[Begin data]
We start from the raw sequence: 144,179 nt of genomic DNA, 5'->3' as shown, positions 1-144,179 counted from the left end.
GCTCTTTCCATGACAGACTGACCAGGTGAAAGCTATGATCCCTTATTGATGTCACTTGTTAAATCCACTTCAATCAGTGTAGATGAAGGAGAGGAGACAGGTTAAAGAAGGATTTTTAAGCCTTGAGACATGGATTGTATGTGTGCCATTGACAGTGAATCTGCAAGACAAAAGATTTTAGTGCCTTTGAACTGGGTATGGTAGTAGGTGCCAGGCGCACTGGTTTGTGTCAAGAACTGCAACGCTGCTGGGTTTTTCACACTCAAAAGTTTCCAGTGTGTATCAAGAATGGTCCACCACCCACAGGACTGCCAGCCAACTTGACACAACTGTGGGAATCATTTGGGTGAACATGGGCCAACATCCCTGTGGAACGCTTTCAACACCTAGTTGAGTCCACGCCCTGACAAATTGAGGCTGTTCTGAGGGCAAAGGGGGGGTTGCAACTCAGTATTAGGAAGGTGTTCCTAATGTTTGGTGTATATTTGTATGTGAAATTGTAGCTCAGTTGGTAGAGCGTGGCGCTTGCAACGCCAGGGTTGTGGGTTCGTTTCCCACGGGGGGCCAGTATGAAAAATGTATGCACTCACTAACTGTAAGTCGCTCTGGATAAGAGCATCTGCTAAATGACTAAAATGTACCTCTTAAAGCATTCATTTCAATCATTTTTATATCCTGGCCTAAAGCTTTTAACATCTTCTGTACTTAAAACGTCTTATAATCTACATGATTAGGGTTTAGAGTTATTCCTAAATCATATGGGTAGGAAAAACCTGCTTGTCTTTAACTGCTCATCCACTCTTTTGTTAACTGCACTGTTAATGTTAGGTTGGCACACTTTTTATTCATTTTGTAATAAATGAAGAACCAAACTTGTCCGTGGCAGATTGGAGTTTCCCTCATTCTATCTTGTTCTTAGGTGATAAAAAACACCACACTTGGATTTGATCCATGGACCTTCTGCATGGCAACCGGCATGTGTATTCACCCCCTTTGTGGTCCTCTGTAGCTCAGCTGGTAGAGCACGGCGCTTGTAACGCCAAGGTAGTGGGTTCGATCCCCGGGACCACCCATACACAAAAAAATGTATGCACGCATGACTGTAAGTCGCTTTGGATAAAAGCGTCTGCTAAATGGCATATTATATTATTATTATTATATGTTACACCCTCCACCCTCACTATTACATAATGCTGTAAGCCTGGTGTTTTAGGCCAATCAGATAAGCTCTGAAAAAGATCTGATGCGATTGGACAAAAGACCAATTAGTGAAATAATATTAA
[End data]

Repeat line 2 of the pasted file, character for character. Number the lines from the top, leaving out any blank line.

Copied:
GCTCTTTCCATGACAGACTGACCAGGTGAAAGCTATGATCCCTTATTGATGTCACTTGTTAAATCCACTTCAATCAGTGTAGATGAAGGAGAGGAGACAGGTTAAAGAAGGATTTTTAAGCCTTGAGACATGGATTGTATGTGTGCCATTGACAGTGAATCTGCAAGACAAAAGATTTTAGTGCCTTTGAACTGGGTATGGTAGTAGGTGCCAGGCGCACTGGTTTGTGTCAAGAACTGCAACGCTGCTGGGTTTTTCACACTCAAAAGTTTCCAGTGTGTATCAAGAATGGTCCACCACCCACAGGACTGCCAGCCAACTTGACACAACTGTGGGAATCATTTGGGTGAACATGGGCCAACATCCCTGTGGAACGCTTTCAACACCTAGTTGAGTCCACGCCCTGACAAATTGAGGCTGTTCTGAGGGCAAAGGGGGGGTTGCAACTCAGTATTAGGAAGGTGTTCCTAATGTTTGGTGTATATTTGTATGTGAAATTGTAGCTCAGTTGGTAGAGCGTGGCGCTTGCAACGCCAGGGTTGTGGGTTCGTTTCCCACGGGGGGCCAGTATGAAAAATGTATGCACTCACTAACTGTAAGTCGCTCTGGATAAGAGCATCTGCTAAATGACTAAAATGTACCTCTTAAAGCATTCATTTCAATCATTTTTATATCCTGGCCTAAAGCTTTTAACATCTTCTGTACTTAAAACGTCTTATAATCTACATGATTAGGGTTTAGAGTTATTCCTAAATCATATGGGTAGGAAAAACCTGCTTGTCTTTAACTGCTCATCCACTCTTTTGTTAACTGCACTGTTAATGTTAGGTTGGCACACTTTTTATTCATTTTGTAATAAATGAAGAACCAAACTTGTCCGTGGCAGATTGGAGTTTCCCTCATTCTATCTTGTTCTTAGGTGATAAAAAACACCACACTTGGATTTGATCCATGGACCTTCTGCATGGCAACCGGCATGTGTATTCACCCCCTTTGTGGTCCTCTGTAGCTCAGCTGGTAGAGCACGGCGCTTGTAACGCCAAGGTAGTGGGTTCGATCCCCGGGACCACCCATACACAAAAAAATGTATGCACGCATGACTGTAAGTCGCTTTGGATAAAAGCGTCTGCTAAATGGCATATTATATTATTATTATTATATGTTACACCCTCCACCCTCACTATTACATAATGCTGTAAGCCTGGTGTTTTAGGCCAATCAGATAAGCTCTGAAAAAGATCTGATGCGATTGGACAAAAGACCAATTAGTGAAATAATATTAA